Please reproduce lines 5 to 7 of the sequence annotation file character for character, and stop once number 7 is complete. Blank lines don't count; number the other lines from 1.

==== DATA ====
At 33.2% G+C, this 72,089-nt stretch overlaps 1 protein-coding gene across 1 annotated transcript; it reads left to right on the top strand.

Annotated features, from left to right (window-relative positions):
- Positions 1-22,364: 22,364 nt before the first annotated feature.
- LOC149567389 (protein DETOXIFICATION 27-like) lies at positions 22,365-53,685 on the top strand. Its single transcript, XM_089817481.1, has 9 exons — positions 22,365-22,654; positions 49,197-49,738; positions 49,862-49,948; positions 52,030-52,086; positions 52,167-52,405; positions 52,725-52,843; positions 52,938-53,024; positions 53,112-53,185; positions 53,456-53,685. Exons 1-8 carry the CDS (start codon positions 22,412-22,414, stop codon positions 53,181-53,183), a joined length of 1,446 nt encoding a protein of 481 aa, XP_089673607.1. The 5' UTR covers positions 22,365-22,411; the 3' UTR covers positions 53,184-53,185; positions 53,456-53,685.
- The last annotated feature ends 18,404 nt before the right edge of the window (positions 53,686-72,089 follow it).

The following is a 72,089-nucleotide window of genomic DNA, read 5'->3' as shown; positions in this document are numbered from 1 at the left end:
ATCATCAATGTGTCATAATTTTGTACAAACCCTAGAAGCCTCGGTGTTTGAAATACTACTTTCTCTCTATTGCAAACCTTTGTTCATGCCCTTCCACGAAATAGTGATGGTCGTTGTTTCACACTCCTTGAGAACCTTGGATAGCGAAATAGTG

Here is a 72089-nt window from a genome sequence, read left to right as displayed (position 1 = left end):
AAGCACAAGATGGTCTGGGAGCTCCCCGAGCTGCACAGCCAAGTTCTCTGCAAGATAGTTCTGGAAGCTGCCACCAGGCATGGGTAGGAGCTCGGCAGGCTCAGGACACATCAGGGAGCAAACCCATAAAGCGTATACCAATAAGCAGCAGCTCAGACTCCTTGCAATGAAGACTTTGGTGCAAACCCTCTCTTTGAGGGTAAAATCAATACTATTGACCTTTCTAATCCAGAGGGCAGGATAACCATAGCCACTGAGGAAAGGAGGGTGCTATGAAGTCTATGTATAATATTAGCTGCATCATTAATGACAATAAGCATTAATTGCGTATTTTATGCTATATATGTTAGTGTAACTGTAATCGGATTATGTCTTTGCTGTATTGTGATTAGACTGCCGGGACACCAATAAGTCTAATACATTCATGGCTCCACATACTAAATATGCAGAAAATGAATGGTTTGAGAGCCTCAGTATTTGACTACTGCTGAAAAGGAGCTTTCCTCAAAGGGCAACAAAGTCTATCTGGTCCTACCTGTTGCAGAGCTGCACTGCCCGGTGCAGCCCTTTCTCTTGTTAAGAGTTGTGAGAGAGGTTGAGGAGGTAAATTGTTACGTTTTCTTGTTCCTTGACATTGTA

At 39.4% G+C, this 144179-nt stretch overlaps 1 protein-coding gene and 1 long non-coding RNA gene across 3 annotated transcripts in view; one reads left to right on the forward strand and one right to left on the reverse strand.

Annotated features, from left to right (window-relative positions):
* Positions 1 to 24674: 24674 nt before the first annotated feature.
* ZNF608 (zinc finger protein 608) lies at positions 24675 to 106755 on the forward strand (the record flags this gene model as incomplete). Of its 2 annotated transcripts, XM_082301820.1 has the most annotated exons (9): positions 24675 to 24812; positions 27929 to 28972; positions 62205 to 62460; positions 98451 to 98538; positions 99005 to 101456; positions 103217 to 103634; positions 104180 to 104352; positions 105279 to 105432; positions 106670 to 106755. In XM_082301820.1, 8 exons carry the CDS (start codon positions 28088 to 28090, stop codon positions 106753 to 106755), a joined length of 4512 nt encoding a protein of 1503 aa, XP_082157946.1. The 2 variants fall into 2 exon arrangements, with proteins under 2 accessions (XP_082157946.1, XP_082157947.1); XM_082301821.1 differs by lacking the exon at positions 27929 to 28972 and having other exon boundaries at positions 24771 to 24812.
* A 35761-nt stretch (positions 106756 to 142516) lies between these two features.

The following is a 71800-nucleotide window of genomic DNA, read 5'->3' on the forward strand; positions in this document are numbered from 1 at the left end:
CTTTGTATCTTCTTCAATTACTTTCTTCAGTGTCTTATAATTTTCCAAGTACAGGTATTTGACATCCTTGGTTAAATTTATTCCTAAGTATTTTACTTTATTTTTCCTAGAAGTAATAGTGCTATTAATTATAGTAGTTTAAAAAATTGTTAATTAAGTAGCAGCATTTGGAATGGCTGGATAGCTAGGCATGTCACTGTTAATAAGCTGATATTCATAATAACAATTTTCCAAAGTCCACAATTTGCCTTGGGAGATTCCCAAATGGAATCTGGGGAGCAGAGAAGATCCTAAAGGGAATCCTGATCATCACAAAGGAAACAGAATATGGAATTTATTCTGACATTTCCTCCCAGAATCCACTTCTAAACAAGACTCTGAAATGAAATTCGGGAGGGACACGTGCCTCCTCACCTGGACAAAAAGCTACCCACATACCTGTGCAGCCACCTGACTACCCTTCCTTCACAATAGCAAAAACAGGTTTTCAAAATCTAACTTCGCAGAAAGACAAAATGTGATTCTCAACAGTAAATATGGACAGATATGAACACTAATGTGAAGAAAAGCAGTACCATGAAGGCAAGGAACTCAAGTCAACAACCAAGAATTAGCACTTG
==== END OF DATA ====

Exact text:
- The last annotated feature ends 18,404 nt before the right edge of the window (positions 53,686-72,089 follow it).

The following is a 72,089-nucleotide window of genomic DNA, read 5'->3' as shown; positions in this document are numbered from 1 at the left end:
ATCATCAATGTGTCATAATTTTGTACAAACCCTAGAAGCCTCGGTGTTTGAAATACTACTTTCTCTCTATTGCAAACCTTTGTTCATGCCCTTCCACGAAATAGTGATGGTCGTTGTTTCACACTCCTTGAGAACCTTGGATAGCGAAATAGTG